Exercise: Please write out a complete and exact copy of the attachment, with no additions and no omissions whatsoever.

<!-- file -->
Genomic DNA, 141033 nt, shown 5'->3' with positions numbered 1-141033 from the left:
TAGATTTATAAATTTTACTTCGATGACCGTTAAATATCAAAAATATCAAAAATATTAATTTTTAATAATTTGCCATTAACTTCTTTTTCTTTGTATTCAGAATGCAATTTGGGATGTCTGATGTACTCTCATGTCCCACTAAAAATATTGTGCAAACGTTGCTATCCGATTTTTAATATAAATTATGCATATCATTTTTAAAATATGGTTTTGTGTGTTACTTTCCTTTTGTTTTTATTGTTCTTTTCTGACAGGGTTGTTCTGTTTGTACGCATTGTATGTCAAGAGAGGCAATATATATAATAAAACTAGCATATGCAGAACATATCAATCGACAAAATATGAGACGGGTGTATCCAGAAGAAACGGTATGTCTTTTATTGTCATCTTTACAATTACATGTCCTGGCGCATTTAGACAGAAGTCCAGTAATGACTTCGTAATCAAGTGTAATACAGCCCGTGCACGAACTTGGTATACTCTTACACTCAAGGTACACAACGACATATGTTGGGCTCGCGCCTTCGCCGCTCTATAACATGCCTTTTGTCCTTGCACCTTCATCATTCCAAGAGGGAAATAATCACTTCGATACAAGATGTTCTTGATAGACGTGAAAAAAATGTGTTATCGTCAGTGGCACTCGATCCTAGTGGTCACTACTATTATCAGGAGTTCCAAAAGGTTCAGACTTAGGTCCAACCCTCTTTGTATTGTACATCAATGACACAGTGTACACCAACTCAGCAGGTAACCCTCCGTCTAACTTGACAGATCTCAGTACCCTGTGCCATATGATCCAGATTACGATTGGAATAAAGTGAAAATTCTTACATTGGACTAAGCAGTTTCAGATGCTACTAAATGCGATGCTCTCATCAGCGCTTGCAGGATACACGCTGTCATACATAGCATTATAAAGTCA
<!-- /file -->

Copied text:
Genomic DNA, 141033 nt, shown 5'->3' with positions numbered 1-141033 from the left:
TAGATTTATAAATTTTACTTCGATGACCGTTAAATATCAAAAATATCAAAAATATTAATTTTTAATAATTTGCCATTAACTTCTTTTTCTTTGTATTCAGAATGCAATTTGGGATGTCTGATGTACTCTCATGTCCCACTAAAAATATTGTGCAAACGTTGCTATCCGATTTTTAATATAAATTATGCATATCATTTTTAAAATATGGTTTTGTGTGTTACTTTCCTTTTGTTTTTATTGTTCTTTTCTGACAGGGTTGTTCTGTTTGTACGCATTGTATGTCAAGAGAGGCAATATATATAATAAAACTAGCATATGCAGAACATATCAATCGACAAAATATGAGACGGGTGTATCCAGAAGAAACGGTATGTCTTTTATTGTCATCTTTACAATTACATGTCCTGGCGCATTTAGACAGAAGTCCAGTAATGACTTCGTAATCAAGTGTAATACAGCCCGTGCACGAACTTGGTATACTCTTACACTCAAGGTACACAACGACATATGTTGGGCTCGCGCCTTCGCCGCTCTATAACATGCCTTTTGTCCTTGCACCTTCATCATTCCAAGAGGGAAATAATCACTTCGATACAAGATGTTCTTGATAGACGTGAAAAAAATGTGTTATCGTCAGTGGCACTCGATCCTAGTGGTCACTACTATTATCAGGAGTTCCAAAAGGTTCAGACTTAGGTCCAACCCTCTTTGTATTGTACATCAATGACACAGTGTACACCAACTCAGCAGGTAACCCTCCGTCTAACTTGACAGATCTCAGTACCCTGTGCCATATGATCCAGATTACGATTGGAATAAAGTGAAAATTCTTACATTGGACTAAGCAGTTTCAGATGCTACTAAATGCGATGCTCTCATCAGCGCTTGCAGGATACACGCTGTCATACATAGCATTATAAAGTCA